From historic accounts, the SPARC sytem initiative started in 1984. I joined Sun when the Sun 4/260 (Robert Garner was the lead) was going to be announced in July. It was  VME based backplane built both as a pedestal computer (12 VME boards) as well as rack mount system replaced then Sun 3/260 and Sun 3/280.  It housed the first SPARC chip (Sunrise) built out from gate arrays with Fujitsu.

 

This was an important product in the modern era of computing (198X-201X). 1985-87 was  the beginning of exploitation of Instruction level parallelism (ILP) with RISC implementations from Sun and MIPS. IBM/Power followed later, although it was incubated within IBM earlier than both . The guiding principles being, compilers can do better than humans and can generate code that is optimal and simpler with the  orthogonal instruction set. The raging debate then was “can compilers beat humans in generating code for all cases”?. It was settled with the dawn of the RISC era. This was the  era when C (Fortran, Pascal, ADA were other candidates) became the dominant programming language and compilers were growing leaps and bounds in capabilities. Steve Muchnik led the SPARC compilers, while Fred Chow did with MIPs. Recall the big debates about register windows (Bill even to-date argues about the decision on register windows) and code generation.  In brief it was the introduction of pipelining, orthogonal instruction sets and compilers (in some sense compilers were that era’s version of today’s rage in “machine learning” where machines started to outperform human ability to program and generate optimized code).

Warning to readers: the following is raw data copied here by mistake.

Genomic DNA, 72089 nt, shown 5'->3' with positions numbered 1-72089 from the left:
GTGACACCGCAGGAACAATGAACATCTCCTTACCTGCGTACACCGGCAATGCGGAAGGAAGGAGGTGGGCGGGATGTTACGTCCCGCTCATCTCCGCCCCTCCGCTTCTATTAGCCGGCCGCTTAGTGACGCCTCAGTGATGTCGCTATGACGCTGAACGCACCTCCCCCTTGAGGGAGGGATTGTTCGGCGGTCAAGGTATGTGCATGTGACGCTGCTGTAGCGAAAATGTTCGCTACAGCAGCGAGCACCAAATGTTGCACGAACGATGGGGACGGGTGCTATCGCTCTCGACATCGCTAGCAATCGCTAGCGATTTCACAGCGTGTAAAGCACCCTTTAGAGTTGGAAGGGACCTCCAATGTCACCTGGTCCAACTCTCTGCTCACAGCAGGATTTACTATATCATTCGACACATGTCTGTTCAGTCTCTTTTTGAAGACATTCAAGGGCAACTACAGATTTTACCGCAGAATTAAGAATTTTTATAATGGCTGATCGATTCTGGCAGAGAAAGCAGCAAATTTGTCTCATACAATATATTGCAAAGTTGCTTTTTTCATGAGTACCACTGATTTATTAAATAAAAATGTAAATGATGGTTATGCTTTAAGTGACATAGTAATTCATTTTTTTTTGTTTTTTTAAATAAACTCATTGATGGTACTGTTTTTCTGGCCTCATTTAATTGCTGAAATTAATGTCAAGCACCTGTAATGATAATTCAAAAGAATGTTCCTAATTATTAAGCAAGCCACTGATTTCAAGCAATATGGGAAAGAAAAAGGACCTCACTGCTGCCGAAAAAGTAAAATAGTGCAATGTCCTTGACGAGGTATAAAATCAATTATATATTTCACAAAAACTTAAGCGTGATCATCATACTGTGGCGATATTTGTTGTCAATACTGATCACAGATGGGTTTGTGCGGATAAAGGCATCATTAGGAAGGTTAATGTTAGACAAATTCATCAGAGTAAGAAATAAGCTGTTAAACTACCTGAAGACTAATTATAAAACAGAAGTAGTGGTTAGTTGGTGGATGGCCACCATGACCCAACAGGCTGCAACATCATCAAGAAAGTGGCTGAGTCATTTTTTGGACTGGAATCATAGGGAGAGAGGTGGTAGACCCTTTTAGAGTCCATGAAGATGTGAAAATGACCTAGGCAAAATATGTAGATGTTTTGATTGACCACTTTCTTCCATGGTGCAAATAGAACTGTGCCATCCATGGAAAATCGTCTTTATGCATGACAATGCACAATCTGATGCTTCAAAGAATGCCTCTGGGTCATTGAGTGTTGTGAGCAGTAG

There were many categories enabled by Sun and the first SPARC system.

  1. The first chip was implemented in a gate array, which was more cost effective as well as faster TTD (Time to Design). The fabless semiconductor was born out of this gate array model and eventually exploited by many companies. A new category emerged in the semiconductor business.
  2. EDA industry starting with Synopsys and their design compiler were enabled and driven by Sun. Verilog as a language for hardware was formalized. It was an event driven evaluation model. Today’s reactive program is yesterday’s verilog (not really, but making a point here that HDL forever was event driven programming).